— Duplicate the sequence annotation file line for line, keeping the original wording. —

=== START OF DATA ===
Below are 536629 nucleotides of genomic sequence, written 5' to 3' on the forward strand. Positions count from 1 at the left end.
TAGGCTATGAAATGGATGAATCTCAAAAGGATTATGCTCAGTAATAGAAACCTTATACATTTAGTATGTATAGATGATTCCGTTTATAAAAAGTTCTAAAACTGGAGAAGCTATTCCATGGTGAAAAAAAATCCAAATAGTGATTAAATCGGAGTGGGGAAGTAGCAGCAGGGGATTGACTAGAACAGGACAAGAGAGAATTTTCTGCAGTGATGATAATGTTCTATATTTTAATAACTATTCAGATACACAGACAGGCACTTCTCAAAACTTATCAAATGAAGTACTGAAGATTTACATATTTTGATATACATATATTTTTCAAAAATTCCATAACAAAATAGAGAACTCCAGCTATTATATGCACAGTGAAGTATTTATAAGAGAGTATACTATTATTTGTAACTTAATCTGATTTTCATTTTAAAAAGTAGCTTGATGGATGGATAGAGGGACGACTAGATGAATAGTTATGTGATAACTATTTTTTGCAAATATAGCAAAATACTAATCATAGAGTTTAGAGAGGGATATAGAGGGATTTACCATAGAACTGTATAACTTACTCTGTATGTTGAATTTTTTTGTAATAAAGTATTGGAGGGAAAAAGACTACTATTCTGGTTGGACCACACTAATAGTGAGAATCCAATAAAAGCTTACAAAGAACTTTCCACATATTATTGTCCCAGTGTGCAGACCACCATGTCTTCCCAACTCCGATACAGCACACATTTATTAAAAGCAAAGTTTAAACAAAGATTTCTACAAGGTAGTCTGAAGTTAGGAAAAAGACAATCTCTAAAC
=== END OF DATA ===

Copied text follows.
Below are 536629 nucleotides of genomic sequence, written 5' to 3' on the forward strand. Positions count from 1 at the left end.
TAGGCTATGAAATGGATGAATCTCAAAAGGATTATGCTCAGTAATAGAAACCTTATACATTTAGTATGTATAGATGATTCCGTTTATAAAAAGTTCTAAAACTGGAGAAGCTATTCCATGGTGAAAAAAAATCCAAATAGTGATTAAATCGGAGTGGGGAAGTAGCAGCAGGGGATTGACTAGAACAGGACAAGAGAGAATTTTCTGCAGTGATGATAATGTTCTATATTTTAATAACTATTCAGATACACAGACAGGCACTTCTCAAAACTTATCAAATGAAGTACTGAAGATTTACATATTTTGATATACATATATTTTTCAAAAATTCCATAACAAAATAGAGAACTCCAGCTATTATATGCACAGTGAAGTATTTATAAGAGAGTATACTATTATTTGTAACTTAATCTGATTTTCATTTTAAAAAGTAGCTTGATGGATGGATAGAGGGACGACTAGATGAATAGTTATGTGATAACTATTTTTTGCAAATATAGCAAAATACTAATCATAGAGTTTAGAGAGGGATATAGAGGGATTTACCATAGAACTGTATAACTTACTCTGTATGTTGAATTTTTTTGTAATAAAGTATTGGAGGGAAAAAGACTACTATTCTGGTTGGACCACACTAATAGTGAGAATCCAATAAAAGCTTACAAAGAACTTTCCACATATTATTGTCCCAGTGTGCAGACCACCATGTCTTCCCAACTCCGATACAGCACACATTTATTAAAAGCAAAGTTTAAACAAAGATTTCTACAAGGTAGTCTGAAGTTAGGAAAAAGACAATCTCTAAAC